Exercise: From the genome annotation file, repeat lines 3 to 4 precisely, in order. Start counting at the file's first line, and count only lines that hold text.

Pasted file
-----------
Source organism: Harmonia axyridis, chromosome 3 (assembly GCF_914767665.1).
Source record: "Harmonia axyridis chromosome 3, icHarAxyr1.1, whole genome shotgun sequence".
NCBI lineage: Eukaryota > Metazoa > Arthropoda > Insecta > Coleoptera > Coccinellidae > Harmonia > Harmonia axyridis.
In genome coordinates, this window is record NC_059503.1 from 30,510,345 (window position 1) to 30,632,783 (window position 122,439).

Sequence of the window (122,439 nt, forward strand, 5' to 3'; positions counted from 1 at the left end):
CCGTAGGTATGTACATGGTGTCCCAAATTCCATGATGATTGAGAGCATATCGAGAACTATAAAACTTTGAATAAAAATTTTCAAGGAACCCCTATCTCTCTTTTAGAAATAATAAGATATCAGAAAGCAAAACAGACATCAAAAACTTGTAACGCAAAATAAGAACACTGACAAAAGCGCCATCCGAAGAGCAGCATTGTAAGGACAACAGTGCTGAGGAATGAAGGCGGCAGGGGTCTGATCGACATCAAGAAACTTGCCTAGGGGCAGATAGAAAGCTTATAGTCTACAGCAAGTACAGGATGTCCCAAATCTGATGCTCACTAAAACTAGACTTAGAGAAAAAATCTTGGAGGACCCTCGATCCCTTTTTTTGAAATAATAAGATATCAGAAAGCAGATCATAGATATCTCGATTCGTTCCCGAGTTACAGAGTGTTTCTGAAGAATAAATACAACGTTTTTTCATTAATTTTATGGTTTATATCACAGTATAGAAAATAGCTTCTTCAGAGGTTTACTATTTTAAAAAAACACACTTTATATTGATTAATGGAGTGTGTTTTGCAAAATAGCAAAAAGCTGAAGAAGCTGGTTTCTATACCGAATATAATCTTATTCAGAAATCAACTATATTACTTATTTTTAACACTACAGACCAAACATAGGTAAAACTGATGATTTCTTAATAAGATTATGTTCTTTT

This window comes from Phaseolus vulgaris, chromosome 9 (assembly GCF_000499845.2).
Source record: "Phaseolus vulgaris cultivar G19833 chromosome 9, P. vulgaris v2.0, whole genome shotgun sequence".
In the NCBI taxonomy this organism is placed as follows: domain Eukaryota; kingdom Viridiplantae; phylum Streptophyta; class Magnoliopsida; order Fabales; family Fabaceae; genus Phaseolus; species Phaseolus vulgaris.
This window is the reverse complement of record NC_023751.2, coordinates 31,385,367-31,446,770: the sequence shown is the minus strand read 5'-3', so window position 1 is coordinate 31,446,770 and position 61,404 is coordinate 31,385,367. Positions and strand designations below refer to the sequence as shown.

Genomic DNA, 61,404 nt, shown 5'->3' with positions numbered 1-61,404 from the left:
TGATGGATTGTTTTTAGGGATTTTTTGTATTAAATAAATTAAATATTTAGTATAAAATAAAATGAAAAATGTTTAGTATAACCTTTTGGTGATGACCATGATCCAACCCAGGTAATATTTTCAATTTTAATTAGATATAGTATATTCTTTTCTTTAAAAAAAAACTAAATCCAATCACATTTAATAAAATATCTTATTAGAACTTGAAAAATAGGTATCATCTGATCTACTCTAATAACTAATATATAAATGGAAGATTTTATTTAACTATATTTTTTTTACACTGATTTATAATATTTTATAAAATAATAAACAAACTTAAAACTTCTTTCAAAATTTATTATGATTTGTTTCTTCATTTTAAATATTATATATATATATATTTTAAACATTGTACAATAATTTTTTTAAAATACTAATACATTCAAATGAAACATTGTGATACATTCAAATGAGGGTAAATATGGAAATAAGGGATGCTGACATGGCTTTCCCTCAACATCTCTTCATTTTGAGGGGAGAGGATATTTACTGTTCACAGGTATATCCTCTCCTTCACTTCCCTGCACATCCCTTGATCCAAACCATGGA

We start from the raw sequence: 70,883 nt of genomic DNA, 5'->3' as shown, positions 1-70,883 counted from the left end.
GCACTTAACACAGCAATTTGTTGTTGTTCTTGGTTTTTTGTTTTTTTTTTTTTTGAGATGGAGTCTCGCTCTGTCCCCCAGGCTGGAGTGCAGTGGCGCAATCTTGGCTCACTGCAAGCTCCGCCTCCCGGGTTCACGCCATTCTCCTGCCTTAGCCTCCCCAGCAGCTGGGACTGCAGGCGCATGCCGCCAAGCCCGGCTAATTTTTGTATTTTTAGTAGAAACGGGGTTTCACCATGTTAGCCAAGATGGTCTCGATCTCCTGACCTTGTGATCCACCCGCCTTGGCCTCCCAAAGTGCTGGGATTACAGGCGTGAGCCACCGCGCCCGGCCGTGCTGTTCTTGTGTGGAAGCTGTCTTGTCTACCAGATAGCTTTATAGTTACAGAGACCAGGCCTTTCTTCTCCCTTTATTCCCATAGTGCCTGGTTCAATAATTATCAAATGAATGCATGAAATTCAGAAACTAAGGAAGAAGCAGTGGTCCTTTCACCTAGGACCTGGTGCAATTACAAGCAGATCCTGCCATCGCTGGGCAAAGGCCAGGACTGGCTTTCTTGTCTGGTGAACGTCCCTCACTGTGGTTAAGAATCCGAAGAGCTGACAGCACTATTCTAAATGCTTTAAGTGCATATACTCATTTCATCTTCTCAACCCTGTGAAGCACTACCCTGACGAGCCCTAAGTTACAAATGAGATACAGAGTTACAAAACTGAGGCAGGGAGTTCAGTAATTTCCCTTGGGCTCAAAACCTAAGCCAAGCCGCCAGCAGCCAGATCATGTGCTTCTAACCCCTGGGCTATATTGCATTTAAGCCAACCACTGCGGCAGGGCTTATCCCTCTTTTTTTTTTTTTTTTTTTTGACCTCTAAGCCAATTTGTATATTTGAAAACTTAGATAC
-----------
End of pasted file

NCBI lineage: Eukaryota > Metazoa > Arthropoda > Insecta > Coleoptera > Coccinellidae > Harmonia > Harmonia axyridis.
In genome coordinates, this window is record NC_059503.1 from 30,510,345 (window position 1) to 30,632,783 (window position 122,439).